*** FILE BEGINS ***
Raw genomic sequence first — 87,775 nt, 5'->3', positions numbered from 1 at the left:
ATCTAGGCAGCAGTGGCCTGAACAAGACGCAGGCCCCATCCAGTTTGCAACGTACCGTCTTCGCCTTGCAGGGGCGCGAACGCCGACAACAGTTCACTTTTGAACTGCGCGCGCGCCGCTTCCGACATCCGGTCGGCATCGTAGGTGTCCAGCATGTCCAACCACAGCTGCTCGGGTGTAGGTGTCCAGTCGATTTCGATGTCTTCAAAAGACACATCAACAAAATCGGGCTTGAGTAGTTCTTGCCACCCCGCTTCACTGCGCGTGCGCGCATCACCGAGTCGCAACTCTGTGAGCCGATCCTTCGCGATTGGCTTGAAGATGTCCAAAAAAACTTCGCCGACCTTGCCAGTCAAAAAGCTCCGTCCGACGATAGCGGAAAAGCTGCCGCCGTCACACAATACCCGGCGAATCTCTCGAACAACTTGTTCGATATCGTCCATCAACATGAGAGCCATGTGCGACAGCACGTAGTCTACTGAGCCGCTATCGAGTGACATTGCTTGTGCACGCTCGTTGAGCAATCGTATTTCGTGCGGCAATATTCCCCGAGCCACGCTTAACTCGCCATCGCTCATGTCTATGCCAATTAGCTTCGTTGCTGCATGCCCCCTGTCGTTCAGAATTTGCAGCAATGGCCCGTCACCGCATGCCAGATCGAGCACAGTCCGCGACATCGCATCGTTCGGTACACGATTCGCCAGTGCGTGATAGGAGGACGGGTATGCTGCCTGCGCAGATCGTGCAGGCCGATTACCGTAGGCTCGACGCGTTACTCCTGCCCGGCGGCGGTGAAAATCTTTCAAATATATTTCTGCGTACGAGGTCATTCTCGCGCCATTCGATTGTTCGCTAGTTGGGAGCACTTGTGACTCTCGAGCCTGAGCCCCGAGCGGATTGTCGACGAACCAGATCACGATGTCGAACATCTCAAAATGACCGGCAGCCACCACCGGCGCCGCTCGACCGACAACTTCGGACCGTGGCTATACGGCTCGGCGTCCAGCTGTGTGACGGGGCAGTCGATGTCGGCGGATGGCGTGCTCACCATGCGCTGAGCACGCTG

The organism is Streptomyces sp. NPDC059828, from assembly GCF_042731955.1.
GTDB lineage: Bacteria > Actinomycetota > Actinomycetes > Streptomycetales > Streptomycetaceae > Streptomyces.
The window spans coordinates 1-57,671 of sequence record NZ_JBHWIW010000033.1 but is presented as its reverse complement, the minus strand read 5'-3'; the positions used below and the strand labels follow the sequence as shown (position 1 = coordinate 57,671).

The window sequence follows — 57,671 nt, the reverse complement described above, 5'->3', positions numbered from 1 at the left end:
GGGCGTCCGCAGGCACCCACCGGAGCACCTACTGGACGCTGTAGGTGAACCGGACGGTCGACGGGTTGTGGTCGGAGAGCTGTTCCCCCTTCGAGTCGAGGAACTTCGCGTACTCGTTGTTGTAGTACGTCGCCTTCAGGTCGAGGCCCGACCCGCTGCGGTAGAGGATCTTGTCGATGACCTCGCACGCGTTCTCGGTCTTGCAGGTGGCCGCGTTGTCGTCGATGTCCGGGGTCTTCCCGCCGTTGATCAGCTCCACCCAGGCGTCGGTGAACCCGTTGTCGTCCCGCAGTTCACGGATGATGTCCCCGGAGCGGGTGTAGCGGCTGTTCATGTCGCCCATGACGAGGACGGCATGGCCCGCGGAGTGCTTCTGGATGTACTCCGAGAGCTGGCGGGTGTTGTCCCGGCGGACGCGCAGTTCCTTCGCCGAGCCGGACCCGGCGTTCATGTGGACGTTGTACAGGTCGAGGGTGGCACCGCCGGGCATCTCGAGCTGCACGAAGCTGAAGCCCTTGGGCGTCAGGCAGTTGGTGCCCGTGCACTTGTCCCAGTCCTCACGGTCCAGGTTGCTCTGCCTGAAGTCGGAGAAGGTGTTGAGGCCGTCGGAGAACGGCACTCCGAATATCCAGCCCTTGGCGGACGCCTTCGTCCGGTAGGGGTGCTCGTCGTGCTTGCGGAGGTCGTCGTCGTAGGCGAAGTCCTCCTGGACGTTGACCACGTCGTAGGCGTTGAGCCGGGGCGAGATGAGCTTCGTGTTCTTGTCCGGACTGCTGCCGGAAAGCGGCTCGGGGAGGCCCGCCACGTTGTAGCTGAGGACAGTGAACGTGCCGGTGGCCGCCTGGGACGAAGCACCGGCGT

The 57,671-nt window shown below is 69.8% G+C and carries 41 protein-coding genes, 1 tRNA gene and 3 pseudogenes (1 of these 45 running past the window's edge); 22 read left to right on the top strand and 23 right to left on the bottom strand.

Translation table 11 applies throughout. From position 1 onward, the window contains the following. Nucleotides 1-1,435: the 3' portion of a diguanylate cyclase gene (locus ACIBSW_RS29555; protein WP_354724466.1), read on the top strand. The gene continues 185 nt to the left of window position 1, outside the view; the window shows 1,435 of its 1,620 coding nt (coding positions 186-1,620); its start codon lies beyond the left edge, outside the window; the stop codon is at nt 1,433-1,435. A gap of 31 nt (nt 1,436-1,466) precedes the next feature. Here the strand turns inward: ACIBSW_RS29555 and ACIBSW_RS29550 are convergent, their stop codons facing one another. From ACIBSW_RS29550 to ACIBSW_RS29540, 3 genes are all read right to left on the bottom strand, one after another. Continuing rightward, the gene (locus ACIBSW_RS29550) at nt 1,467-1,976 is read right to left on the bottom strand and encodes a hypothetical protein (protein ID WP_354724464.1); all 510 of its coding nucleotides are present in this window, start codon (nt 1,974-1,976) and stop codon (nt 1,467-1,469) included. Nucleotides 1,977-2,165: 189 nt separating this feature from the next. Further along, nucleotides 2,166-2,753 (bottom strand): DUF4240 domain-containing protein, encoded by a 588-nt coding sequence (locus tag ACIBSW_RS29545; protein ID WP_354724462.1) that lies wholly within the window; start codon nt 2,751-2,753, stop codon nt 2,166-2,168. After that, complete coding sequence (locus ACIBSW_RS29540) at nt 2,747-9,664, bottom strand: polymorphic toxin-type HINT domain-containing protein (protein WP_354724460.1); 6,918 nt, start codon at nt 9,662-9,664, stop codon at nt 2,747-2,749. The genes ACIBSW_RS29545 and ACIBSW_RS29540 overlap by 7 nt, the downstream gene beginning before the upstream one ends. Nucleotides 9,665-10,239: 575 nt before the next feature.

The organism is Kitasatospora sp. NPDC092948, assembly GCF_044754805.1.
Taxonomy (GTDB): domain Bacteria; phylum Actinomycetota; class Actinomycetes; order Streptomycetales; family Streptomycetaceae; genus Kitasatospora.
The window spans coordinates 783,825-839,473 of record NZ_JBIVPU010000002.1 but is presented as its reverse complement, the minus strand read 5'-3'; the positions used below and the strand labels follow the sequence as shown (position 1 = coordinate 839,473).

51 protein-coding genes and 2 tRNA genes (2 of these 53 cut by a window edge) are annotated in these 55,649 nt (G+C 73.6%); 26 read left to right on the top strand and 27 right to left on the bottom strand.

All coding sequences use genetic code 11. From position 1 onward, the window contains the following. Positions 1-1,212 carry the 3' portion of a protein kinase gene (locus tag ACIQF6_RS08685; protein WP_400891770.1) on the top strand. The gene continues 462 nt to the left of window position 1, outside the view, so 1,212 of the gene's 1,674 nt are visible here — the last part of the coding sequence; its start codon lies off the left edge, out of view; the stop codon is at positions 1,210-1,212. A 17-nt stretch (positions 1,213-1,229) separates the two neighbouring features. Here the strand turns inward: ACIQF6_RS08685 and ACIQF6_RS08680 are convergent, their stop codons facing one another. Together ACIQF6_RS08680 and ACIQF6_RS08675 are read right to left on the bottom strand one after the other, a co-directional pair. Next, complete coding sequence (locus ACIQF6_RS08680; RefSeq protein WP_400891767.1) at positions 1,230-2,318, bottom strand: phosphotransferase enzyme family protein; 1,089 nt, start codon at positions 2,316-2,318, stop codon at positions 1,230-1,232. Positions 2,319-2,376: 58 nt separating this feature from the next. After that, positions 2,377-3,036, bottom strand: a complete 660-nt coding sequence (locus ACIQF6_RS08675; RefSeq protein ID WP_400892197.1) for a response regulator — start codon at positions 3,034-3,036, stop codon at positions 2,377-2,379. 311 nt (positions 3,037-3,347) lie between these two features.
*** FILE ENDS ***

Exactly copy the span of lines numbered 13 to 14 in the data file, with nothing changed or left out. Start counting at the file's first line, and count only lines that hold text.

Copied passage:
51 protein-coding genes and 2 tRNA genes (2 of these 53 cut by a window edge) are annotated in these 55,649 nt (G+C 73.6%); 26 read left to right on the top strand and 27 right to left on the bottom strand.

All coding sequences use genetic code 11. From position 1 onward, the window contains the following. Positions 1-1,212 carry the 3' portion of a protein kinase gene (locus tag ACIQF6_RS08685; protein WP_400891770.1) on the top strand. The gene continues 462 nt to the left of window position 1, outside the view, so 1,212 of the gene's 1,674 nt are visible here — the last part of the coding sequence; its start codon lies off the left edge, out of view; the stop codon is at positions 1,210-1,212. A 17-nt stretch (positions 1,213-1,229) separates the two neighbouring features. Here the strand turns inward: ACIQF6_RS08685 and ACIQF6_RS08680 are convergent, their stop codons facing one another. Together ACIQF6_RS08680 and ACIQF6_RS08675 are read right to left on the bottom strand one after the other, a co-directional pair. Next, complete coding sequence (locus ACIQF6_RS08680; RefSeq protein WP_400891767.1) at positions 1,230-2,318, bottom strand: phosphotransferase enzyme family protein; 1,089 nt, start codon at positions 2,316-2,318, stop codon at positions 1,230-1,232. Positions 2,319-2,376: 58 nt separating this feature from the next. After that, positions 2,377-3,036, bottom strand: a complete 660-nt coding sequence (locus ACIQF6_RS08675; RefSeq protein ID WP_400892197.1) for a response regulator — start codon at positions 3,034-3,036, stop codon at positions 2,377-2,379. 311 nt (positions 3,037-3,347) lie between these two features.